In Part One, the fear of presenting before an audience and things you can do to lessen that fear were discussed. In part II, I will focus on personal qualities that will help to make your presentation more palatable to your audience, no matter who they are.
The theater of presenting (as some call it) is very important to making or breaking a presentation. Most of us have had experiences with teachers or instructors who were lacking in their personal presentation skills. I can recall back in college attending a chemistry class. The instructor spoke in a monotone voice and had no personality at all. Consequently, I had no interest in learning (as my final grade showed). The only good thing about that class was I caught up on a lot of sleep. That summer when I had to make up the chemistry class in order to graduate, I had a different instructor - one who cared about his subject and students. He made chemistry fun and his manner of presenting to the class was exemplary. He was animated and knew how to keep his class involved and awake. The results: I not only passed, but received an A. Because of the professor, I had a complete turn-around. He didn't teach anything different, he just taught differently.
So, what makes a presentation interesting? The answer in part is: the person who is presenting it. One of a presenter's most valuable tools is his voice. An oddity of speech is that it's easy for listeners to discern if someone is speaking poorly. For example, if someone is speaking too fast, too slow, too loud or too soft. This overall subject is called modulation and how you use it adds life to your presentation, stirs emotions and motivates people to action. Lack of modulation can give the impression that you have no real interest in your subject or the people who are listening to you. So, this is where the three "P's" come into effect: power, pitch, and pace.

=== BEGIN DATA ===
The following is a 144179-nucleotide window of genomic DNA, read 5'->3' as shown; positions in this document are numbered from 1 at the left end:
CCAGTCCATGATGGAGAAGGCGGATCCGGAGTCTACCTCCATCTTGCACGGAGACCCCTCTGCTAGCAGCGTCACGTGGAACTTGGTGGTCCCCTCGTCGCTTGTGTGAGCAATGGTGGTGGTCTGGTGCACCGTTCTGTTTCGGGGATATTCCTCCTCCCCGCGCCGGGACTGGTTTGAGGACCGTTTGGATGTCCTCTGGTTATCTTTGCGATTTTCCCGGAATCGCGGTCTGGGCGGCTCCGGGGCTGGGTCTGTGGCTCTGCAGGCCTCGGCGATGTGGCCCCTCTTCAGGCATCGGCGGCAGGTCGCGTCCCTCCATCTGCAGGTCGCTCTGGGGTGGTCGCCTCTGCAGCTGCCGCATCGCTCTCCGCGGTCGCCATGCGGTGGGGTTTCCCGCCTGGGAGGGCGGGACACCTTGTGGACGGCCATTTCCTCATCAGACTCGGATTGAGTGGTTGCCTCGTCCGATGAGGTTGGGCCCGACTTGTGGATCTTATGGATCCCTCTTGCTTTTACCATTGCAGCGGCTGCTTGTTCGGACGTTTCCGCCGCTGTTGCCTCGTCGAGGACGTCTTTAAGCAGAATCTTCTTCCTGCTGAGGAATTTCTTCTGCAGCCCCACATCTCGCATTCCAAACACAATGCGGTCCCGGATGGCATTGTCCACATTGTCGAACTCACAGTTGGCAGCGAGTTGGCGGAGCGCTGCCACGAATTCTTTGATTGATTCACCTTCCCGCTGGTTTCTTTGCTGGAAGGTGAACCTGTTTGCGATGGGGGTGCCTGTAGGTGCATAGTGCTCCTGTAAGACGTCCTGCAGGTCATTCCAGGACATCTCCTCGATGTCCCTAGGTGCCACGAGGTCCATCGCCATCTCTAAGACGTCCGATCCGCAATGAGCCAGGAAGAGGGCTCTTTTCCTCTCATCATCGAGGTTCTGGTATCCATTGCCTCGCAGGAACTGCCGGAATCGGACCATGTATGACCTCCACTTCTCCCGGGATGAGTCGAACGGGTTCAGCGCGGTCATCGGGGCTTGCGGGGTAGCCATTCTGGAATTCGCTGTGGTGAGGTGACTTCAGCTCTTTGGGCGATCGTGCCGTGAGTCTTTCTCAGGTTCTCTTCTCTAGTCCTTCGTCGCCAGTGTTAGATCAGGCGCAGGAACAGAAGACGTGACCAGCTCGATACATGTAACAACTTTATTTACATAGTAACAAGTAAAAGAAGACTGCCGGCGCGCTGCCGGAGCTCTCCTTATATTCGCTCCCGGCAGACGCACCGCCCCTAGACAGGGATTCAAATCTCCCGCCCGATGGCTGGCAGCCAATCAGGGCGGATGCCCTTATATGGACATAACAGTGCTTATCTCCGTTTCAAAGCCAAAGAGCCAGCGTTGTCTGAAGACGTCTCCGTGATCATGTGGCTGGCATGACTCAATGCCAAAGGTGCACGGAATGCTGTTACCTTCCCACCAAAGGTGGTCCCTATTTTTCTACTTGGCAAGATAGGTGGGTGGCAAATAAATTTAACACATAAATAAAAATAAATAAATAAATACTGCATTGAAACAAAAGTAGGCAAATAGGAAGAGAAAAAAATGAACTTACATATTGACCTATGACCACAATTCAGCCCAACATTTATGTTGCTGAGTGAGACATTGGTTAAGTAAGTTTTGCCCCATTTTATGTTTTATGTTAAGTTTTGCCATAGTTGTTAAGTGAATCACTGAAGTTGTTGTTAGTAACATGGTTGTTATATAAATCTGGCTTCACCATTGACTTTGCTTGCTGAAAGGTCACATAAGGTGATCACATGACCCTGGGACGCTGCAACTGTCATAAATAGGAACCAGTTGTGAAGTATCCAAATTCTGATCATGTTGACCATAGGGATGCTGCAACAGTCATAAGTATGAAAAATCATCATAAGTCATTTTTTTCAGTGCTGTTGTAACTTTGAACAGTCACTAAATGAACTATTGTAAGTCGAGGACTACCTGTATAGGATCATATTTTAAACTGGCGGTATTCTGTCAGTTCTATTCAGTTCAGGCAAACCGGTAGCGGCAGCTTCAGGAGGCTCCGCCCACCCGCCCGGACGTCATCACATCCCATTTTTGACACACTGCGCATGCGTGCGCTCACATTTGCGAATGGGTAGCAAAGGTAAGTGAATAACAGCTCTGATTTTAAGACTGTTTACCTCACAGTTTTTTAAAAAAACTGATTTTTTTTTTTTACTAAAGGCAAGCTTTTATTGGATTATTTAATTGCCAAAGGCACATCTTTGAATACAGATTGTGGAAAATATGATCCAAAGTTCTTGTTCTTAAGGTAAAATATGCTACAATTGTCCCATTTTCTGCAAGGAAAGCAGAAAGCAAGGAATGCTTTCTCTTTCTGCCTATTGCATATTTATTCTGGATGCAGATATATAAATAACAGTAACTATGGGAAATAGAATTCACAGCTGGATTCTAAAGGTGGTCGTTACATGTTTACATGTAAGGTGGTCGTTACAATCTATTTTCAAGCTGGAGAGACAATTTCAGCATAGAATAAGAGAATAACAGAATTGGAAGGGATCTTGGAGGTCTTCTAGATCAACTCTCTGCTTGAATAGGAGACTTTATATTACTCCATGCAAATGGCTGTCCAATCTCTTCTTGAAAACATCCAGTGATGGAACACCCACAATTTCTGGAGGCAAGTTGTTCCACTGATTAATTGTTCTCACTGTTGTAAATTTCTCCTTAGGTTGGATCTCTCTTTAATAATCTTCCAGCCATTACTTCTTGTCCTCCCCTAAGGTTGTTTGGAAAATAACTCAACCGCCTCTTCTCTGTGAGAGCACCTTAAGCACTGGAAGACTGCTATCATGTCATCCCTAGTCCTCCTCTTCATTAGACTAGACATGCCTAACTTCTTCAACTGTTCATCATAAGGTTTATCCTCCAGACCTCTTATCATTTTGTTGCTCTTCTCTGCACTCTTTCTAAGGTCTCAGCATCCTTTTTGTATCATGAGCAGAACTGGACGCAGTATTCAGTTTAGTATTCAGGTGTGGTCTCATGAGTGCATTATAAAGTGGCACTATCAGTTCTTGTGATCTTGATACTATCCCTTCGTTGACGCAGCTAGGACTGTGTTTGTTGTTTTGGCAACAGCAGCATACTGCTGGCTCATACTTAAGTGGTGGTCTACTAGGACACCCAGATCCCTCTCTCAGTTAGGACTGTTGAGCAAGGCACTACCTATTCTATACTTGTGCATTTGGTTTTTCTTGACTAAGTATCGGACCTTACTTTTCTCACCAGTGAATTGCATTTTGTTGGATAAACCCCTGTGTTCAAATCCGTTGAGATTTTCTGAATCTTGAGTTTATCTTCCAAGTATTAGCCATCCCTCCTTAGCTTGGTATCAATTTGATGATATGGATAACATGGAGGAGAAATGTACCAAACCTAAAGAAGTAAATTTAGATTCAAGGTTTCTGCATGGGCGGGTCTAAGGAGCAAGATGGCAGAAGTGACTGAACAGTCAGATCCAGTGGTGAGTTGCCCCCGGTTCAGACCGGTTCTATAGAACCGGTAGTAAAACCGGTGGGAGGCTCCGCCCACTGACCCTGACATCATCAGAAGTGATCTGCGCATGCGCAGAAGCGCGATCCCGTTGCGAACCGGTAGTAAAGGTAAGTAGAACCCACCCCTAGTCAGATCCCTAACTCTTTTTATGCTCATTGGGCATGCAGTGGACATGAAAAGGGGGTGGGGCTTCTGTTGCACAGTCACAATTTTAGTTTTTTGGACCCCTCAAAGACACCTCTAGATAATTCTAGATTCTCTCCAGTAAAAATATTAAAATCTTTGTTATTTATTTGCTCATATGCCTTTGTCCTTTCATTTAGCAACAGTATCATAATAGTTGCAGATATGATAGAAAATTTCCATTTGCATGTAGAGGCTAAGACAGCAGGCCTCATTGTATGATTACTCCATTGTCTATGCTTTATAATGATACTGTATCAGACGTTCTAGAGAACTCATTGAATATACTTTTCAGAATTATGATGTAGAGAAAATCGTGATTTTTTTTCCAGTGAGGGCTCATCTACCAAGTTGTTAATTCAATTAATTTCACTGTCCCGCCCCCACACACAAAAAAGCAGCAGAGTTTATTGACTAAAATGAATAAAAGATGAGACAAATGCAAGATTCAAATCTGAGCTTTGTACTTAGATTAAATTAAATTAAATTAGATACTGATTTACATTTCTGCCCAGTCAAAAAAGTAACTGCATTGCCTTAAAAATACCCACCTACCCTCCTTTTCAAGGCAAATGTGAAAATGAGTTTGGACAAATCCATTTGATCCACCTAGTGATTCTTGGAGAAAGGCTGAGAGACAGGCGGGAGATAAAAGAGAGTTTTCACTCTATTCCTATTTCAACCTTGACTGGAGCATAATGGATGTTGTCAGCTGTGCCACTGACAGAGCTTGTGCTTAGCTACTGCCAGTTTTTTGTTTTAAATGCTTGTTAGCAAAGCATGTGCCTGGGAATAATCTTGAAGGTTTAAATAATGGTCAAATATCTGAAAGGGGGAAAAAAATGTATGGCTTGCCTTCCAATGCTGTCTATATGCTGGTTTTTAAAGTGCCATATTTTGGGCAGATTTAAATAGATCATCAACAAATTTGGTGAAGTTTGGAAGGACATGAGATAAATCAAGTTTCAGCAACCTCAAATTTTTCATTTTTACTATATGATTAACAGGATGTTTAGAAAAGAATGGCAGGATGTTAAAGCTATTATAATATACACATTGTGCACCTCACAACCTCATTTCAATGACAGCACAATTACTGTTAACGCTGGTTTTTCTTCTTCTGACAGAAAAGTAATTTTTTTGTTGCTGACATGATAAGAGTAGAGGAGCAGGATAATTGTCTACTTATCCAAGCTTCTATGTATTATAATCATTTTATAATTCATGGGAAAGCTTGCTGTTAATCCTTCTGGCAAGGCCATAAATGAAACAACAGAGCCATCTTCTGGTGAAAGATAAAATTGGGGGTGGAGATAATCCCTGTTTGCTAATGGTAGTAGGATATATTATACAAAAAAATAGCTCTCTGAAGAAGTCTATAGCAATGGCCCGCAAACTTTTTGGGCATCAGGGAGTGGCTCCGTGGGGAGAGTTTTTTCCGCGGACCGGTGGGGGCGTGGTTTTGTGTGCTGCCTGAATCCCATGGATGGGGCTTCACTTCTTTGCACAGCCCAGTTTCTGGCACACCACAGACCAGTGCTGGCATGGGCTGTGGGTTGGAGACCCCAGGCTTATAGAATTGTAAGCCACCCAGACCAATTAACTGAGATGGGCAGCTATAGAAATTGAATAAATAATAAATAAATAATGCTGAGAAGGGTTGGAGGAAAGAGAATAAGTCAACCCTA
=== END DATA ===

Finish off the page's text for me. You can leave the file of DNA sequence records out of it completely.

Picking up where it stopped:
First, lets talk about the volume of your voice - its loudness and softness. This is also referred to as "power." By varying your power, you change the expression of your voice. You want to speak just loud enough to be heard comfortably. You need to be heard in the back of the room, but not overpower the front.
The size of your audience is a factor you need to take into account. When speaking before a large crowd you need to be louder to be heard. This is usually due to the larger area of the room as well as more people. If you use a very loud voice with a small group or in a small room, you could overpower your listeners, which will surely have a negative effect.
The opposite effect is also true. If you speak too softly, then the audience will tune you out or become distracted or frustrated. The challenge of a large audience or a soft speaking voice can usually be offset by the use of a microphone and sound system. Amplification allows the speaker better volume control.
As a speaker, you also need to take into account any sudden or unplanned sounds. These could be things like a passing train, a crying child or a host of other noises that can disrupt your presentation. Such interference calls for an adjustment in the power of your voice. If you don't compensate for distractions, your audience may miss an important part of your presentation.
How can you determine if the power of your voice is adequate? Look at your audience. What is their reaction? You can usually tell by the expressions on their faces or the way they are holding their bodies, if they can hear you or not.
Another ingredient of power is also varying the power of your voice to help keep things interesting. This is a great way of building climaxes, and stressing main points. This also helps you show warmth and feeling in your presentation. When you want to make a point, you increase the power of your voice. If you want to draw your audience in, you lower the power of your voice. You can also use the power of your voice to stir anticipation in you audience. All these help to keep your audience involved and paying attention.